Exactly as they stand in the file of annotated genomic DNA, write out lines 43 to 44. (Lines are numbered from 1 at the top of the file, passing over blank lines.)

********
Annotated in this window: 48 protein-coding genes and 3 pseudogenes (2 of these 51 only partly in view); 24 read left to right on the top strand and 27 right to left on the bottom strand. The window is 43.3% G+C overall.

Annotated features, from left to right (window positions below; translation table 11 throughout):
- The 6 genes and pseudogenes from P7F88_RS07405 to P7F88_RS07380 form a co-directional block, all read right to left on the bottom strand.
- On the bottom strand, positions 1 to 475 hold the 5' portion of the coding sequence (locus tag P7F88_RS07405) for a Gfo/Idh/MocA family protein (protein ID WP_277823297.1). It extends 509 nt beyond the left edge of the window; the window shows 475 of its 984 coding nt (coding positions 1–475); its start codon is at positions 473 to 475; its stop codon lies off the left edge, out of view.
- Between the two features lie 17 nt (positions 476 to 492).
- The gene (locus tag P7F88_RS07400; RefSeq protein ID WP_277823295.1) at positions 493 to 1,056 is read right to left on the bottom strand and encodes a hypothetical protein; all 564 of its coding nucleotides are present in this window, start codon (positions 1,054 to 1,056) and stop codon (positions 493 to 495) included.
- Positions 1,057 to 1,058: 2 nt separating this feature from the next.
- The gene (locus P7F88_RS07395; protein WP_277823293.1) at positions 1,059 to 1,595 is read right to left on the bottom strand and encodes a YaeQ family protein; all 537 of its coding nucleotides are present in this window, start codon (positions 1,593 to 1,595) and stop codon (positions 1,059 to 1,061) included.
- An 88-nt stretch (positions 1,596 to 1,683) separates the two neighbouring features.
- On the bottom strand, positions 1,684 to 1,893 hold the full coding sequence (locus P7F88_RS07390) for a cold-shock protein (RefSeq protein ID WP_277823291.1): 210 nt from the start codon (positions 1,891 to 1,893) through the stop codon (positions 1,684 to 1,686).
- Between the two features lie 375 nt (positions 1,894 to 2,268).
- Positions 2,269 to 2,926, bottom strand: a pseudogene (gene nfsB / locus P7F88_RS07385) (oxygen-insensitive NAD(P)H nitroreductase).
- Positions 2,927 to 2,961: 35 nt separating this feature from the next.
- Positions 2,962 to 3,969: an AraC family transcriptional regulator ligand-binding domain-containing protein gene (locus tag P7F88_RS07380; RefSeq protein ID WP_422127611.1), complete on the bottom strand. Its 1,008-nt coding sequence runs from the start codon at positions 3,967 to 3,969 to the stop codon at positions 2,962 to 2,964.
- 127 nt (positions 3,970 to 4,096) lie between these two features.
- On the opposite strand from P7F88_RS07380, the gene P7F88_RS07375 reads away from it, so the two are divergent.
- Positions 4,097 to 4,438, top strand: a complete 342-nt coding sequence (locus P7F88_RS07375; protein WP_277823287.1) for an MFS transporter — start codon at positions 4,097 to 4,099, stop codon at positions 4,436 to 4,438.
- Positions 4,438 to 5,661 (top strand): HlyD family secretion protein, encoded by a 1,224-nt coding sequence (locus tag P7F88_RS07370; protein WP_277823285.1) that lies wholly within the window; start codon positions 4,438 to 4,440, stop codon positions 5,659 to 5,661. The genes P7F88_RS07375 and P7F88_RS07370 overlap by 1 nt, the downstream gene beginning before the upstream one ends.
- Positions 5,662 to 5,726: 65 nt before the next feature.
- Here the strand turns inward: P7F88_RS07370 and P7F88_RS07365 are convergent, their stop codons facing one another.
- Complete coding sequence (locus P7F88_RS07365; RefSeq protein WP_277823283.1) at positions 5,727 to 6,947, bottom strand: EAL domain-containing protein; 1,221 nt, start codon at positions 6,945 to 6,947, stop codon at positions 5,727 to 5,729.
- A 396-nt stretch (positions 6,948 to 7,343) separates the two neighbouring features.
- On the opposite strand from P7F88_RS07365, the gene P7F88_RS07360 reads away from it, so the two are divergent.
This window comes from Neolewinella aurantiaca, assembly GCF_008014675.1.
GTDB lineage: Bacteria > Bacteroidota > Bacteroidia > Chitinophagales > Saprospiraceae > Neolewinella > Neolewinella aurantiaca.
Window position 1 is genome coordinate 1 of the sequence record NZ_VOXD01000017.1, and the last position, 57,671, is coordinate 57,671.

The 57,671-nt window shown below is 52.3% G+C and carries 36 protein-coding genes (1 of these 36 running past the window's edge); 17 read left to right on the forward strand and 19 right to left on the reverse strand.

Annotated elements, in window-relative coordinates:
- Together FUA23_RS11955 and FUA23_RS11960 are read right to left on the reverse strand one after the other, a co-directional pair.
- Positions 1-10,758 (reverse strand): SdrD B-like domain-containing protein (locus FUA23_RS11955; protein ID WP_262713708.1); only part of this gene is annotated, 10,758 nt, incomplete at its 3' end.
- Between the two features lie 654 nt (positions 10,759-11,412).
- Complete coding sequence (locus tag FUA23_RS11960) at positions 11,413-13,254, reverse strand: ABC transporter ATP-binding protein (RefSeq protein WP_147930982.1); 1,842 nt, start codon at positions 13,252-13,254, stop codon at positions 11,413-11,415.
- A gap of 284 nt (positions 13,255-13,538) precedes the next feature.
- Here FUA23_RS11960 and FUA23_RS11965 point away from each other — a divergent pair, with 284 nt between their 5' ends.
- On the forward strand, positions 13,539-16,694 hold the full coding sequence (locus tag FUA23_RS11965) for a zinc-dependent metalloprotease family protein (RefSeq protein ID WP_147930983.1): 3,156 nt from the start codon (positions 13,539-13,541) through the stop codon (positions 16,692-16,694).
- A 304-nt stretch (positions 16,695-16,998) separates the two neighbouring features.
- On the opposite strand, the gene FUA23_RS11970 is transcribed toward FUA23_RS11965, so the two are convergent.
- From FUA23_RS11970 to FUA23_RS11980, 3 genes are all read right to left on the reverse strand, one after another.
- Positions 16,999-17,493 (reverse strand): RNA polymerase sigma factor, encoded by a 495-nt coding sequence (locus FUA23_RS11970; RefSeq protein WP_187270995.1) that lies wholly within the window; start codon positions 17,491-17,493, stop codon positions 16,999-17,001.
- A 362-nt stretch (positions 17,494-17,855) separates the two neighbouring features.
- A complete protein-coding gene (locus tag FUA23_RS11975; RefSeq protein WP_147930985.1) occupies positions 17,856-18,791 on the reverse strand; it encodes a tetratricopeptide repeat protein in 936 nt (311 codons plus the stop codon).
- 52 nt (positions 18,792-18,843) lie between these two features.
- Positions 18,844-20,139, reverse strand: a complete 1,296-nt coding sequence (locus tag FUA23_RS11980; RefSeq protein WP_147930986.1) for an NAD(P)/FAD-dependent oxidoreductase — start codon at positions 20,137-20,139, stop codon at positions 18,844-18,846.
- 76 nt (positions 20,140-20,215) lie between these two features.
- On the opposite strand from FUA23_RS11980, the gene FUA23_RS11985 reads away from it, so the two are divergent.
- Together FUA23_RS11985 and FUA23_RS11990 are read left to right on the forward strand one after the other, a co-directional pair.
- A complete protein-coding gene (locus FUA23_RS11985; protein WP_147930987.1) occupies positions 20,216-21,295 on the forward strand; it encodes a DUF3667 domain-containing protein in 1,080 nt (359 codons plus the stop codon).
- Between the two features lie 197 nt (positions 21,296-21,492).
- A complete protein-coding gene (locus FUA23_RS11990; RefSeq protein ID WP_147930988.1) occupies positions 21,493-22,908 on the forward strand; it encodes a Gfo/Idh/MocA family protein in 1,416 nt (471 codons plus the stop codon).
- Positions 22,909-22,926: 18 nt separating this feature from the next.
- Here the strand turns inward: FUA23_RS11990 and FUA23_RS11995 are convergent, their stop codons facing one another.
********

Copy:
- Positions 18,844-20,139, reverse strand: a complete 1,296-nt coding sequence (locus tag FUA23_RS11980; RefSeq protein WP_147930986.1) for an NAD(P)/FAD-dependent oxidoreductase — start codon at positions 20,137-20,139, stop codon at positions 18,844-18,846.
- 76 nt (positions 20,140-20,215) lie between these two features.